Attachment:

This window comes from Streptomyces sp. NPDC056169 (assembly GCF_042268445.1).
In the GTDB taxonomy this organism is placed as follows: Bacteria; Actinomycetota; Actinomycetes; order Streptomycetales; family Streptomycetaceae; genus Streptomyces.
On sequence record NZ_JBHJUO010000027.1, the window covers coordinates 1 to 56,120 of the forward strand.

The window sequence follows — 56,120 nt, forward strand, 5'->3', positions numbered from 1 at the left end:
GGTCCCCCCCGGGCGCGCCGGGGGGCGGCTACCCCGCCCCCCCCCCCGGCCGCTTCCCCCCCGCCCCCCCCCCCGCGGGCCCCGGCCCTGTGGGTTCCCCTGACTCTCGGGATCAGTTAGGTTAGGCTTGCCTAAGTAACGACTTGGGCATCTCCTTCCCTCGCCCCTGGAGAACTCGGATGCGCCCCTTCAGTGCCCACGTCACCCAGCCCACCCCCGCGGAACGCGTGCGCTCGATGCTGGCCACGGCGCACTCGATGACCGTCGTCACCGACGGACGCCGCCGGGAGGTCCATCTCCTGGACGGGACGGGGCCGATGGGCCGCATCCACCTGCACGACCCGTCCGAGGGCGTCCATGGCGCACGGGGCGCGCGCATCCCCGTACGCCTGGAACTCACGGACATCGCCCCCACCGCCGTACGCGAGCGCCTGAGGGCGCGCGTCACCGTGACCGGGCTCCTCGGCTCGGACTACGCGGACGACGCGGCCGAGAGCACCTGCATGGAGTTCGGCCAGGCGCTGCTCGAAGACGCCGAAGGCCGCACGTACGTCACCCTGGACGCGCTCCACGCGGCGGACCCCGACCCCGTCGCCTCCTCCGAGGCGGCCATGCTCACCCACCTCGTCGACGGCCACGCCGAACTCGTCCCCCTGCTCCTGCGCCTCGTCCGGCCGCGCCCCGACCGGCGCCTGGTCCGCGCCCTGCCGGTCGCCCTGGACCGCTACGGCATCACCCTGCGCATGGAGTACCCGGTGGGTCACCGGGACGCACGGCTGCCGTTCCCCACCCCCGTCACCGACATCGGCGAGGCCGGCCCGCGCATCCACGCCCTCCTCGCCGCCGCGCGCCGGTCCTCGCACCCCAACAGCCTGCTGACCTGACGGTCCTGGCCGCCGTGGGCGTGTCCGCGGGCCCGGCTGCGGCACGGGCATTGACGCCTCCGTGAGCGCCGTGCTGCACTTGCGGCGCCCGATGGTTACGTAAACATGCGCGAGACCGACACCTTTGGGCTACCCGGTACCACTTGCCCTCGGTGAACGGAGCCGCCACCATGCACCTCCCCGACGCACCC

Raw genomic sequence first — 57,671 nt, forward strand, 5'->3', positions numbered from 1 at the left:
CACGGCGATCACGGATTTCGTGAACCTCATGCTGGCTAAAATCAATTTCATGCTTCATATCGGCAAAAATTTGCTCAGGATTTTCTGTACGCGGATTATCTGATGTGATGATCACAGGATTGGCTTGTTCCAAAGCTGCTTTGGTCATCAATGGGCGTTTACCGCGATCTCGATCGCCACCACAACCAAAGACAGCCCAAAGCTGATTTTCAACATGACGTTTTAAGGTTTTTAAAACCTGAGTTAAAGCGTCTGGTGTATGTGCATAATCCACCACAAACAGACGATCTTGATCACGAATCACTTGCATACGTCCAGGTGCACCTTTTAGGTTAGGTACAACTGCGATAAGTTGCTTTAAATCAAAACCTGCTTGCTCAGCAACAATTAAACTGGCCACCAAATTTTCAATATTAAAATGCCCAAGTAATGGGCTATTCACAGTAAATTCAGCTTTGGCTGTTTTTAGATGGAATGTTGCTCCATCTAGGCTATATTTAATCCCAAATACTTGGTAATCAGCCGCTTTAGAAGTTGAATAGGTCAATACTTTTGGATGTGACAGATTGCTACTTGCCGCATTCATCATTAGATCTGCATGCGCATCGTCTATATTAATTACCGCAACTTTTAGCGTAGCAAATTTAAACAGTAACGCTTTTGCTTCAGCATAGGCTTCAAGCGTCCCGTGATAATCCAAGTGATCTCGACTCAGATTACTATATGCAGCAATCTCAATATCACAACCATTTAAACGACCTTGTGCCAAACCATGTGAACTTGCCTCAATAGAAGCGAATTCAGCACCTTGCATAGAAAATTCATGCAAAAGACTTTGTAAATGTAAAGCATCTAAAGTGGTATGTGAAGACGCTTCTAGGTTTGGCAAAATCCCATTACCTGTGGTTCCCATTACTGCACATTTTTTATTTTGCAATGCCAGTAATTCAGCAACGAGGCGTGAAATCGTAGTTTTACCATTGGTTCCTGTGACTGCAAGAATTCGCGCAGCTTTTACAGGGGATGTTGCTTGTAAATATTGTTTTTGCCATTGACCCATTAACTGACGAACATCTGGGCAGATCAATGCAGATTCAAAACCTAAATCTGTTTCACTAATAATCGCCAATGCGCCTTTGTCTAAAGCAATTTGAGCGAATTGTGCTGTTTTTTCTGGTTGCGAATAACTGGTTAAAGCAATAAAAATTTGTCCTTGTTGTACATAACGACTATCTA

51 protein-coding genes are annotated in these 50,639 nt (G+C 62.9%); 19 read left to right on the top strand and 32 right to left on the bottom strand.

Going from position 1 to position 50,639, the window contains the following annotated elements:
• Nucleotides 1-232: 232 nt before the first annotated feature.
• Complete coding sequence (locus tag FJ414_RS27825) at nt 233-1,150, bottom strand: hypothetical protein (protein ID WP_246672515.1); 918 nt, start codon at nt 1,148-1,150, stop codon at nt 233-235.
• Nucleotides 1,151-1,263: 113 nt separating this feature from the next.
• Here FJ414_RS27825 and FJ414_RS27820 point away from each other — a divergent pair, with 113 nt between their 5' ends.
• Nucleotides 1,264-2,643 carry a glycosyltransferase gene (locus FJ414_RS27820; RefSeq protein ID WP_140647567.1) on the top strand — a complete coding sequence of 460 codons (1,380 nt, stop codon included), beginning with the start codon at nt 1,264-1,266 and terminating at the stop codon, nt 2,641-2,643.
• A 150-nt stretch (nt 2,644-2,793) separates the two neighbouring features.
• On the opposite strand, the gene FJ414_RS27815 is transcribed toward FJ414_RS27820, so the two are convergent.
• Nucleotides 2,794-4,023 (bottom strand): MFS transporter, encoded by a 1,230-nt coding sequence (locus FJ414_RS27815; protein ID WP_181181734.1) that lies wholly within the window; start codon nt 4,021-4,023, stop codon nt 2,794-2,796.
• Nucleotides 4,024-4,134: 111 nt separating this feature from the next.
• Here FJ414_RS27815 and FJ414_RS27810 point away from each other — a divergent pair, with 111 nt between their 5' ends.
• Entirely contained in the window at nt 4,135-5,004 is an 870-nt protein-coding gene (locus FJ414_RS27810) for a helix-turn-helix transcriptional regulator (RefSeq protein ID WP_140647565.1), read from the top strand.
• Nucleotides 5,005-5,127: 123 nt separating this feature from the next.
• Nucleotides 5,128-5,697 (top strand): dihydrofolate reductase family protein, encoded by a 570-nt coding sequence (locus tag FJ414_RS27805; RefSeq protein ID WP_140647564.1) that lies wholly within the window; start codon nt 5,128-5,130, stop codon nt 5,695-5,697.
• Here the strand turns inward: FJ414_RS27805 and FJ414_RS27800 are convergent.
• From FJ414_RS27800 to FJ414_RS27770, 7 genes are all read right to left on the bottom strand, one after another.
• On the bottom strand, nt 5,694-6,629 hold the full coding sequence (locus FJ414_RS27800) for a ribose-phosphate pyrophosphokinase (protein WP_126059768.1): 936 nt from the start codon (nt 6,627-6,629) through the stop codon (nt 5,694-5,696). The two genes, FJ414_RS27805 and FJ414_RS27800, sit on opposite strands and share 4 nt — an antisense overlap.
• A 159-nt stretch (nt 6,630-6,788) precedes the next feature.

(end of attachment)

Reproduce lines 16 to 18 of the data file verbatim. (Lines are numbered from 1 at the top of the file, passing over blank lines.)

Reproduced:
• On the opposite strand, the gene FJ414_RS27815 is transcribed toward FJ414_RS27820, so the two are convergent.
• Nucleotides 2,794-4,023 (bottom strand): MFS transporter, encoded by a 1,230-nt coding sequence (locus FJ414_RS27815; protein ID WP_181181734.1) that lies wholly within the window; start codon nt 4,021-4,023, stop codon nt 2,794-2,796.
• Nucleotides 4,024-4,134: 111 nt separating this feature from the next.